Arizona Police Leaders: Forces Should Be Diverse To Match Communities They Serve
Law enforcement officials around the country are paying closer attention to how they police their communities in light of several high-profile shootings and incidents involving officers nationwide.
Though nothing that compares to the issues encountered in places like Dallas, Baltimore and Tulsa, recent action against police violence here in the Valley has resulted in the closure of roads and the arrest of some protesters.
It’s also leading Arizona’s law enforcement community into a new reality for American policing.
More than 35 agencies — including city, county, state and tribal forces from around the state — were represented last month at the Law Enforcement Appreciation Luncheon in Phoenix. The annual event is put on by the American Society for Industrial Security (ASIS).
Though the first thing you can’t help but notice in the room of chiefs, commanders and lieutenants is that it’s very white.
Roy Minter is the exception. He’s the African-American chief of Peoria’s force.
“One of the things that’s really important to us in the law enforcement profession is not just diversity at the top of the organization, but diversity at all levels in the organization and that really stresses the importance of recruiting a very diverse candidate," he said.
And Minter said that’s easier than it sounds.
“You still have a lot of people in different communities that are interested in this outstanding, fabulous career," said Minter.
But he and others at the event admit that departments around the Valley and state need to do a better job of connecting with those candidates.
“You have to have a diverse police to understand the issues in the community,” said John Meza, who is the police chief in Arizona’s third largest city, Mesa. “You see most police agencies trying to change that.”
“In Mesa, we have really robust policing efforts, we changed the model of how we do the hiring process to attract more minority officers, because you really want your police force to reflect your communities," Meza said.
What’s also readily apparent is the lack of females in the room of law enforcement honchos. The only woman present is Sylvia Moir, Tempe’s chief.
“I think diversity is about something more than simply race, culture and gender. It’s about experience, education, perspective and an array of things that aren’t often considered at first blush,” said Moir.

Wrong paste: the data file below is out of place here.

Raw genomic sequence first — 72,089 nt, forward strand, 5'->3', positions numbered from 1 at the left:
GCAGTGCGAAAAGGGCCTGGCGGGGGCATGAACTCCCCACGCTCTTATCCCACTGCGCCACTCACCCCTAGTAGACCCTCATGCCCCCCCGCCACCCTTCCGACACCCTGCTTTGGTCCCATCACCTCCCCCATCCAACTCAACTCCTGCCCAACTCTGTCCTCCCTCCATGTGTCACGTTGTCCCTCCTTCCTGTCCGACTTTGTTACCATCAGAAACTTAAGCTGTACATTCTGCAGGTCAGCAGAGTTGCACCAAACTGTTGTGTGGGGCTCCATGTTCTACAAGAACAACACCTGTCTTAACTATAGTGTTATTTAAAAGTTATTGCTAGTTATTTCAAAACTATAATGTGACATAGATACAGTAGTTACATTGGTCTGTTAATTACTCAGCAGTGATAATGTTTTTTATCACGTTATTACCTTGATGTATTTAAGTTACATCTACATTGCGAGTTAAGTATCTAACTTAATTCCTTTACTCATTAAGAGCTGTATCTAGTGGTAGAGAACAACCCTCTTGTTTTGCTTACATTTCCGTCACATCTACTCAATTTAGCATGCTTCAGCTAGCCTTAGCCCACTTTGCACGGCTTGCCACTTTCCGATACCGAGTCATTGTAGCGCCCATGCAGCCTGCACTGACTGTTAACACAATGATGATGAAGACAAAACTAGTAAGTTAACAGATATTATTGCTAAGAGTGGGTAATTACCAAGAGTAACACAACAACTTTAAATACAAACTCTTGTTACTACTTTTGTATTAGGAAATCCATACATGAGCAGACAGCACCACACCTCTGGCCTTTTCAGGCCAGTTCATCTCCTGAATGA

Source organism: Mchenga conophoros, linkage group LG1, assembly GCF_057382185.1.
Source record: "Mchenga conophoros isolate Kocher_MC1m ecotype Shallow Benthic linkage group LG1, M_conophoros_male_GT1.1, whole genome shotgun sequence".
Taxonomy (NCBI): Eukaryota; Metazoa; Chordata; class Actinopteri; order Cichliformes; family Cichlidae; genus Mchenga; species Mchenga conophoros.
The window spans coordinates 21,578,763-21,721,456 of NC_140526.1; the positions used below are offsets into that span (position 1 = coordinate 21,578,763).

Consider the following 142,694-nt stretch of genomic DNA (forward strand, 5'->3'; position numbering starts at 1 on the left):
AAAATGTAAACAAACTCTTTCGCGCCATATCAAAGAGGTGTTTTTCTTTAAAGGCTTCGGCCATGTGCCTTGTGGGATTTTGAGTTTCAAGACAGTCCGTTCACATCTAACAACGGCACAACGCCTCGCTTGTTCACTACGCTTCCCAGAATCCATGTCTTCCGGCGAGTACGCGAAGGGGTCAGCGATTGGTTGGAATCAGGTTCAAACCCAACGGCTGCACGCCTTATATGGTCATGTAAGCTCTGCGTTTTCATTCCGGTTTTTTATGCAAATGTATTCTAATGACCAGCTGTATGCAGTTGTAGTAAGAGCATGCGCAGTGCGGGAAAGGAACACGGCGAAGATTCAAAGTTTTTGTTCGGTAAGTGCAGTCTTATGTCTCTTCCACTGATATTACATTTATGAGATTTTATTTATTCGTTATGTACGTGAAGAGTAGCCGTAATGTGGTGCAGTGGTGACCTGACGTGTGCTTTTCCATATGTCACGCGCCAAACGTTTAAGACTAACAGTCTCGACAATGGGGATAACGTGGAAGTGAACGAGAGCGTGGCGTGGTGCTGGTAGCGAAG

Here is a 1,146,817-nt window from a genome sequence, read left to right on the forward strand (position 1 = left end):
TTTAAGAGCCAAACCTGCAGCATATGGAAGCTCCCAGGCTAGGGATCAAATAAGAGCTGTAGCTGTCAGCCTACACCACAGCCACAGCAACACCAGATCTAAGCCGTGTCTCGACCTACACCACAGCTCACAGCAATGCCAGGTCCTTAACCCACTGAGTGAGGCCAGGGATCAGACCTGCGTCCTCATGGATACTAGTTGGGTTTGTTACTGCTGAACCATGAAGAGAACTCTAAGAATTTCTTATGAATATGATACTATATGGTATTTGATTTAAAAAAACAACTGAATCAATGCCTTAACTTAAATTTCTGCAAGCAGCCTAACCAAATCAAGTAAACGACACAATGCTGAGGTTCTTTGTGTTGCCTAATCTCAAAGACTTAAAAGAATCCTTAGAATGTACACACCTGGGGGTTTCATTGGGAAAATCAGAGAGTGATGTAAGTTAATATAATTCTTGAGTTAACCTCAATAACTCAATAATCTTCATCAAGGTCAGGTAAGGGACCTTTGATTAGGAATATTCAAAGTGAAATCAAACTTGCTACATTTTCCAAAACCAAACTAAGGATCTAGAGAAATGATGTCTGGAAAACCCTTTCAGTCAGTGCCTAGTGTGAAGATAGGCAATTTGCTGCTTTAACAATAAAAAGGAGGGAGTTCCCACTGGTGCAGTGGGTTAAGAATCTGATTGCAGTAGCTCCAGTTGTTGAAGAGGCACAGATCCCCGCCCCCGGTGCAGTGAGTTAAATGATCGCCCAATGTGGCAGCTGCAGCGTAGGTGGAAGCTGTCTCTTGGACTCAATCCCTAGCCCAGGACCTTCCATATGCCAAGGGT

Chief Moir was named to her position earlier this year. And she has already faced criticism from members of the black community over her department’s handling of the fatal shooting of 19-year-old Dalvin Hollins, killed while suspected of committing a robbery back in July.
They’ve even asked for her resignation. While she isn’t stepping down, Moir admits departments like hers have work to improve trust.
“I think it’s absolutely in the consciousness of everyone across this nation. Most of us recognize that police officers are one part of a criminal justice system. We do bear the brunt of much of the frustration because we’re the visible symbol," she said.
Richard Bradshaw, a commander on Glendale’s force, said incidents around the country involving officers have helped open a new dialogue with his crew.
“We have those conversations with our officers in general to say that some of the negativity that’s out there isn’t necessarily directed specifically at you or your agency, but you have to understand it, you have to respect that that feeling is out there,” Bradshaw said.
The controversial "stop-and-frisk" policy has recently brought up in the presidential debates. It was declared unconstitutional in New York, where the practice — deemed to single out minorities disproportionately — began.
Bradshaw contends his department’s policy is more like stop and talk.
“What we try to do to encourage our officers is to have conversations with people when it’s not necessarily criminally related, and I think if you do that, everything else seems to fall in line," he said.
And Mesa’s John Meza said he hopes the end result of the controversies will lead to a better understanding of the difficult job of modern policing.
“Obviously use-of-force issues are the ones that make the headlines, and we need to deal with — but I really wish the community could see all the good things that officers do and the sacrifices that they make every day,” Meza said. “Because the officers that are coming out feel this is a calling and they want to serve.”
The question remains whether his force and others in Arizona can recruit more diverse candidates to reflect the communities they police.
A national survey conducted last year by Governing Magazine found huge gaps in minority officers compared to minority representation, with differences of over 30 percent in cities, including Phoenix and Glendale.